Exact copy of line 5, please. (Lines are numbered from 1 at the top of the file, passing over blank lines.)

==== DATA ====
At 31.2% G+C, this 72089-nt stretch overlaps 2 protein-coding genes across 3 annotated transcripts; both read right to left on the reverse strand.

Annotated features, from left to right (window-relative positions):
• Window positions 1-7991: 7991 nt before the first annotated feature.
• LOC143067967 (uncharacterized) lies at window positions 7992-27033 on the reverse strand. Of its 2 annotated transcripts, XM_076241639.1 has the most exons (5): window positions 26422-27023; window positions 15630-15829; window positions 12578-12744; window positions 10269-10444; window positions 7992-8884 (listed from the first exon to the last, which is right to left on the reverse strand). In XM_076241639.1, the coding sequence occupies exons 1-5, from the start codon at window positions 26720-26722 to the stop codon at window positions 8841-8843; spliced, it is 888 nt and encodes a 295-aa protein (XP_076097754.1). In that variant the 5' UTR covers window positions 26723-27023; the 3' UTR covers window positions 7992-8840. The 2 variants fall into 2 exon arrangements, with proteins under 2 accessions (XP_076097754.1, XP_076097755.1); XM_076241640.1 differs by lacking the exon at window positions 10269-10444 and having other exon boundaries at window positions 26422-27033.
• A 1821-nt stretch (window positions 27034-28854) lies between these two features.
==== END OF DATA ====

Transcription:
• A 1821-nt stretch (window positions 27034-28854) lies between these two features.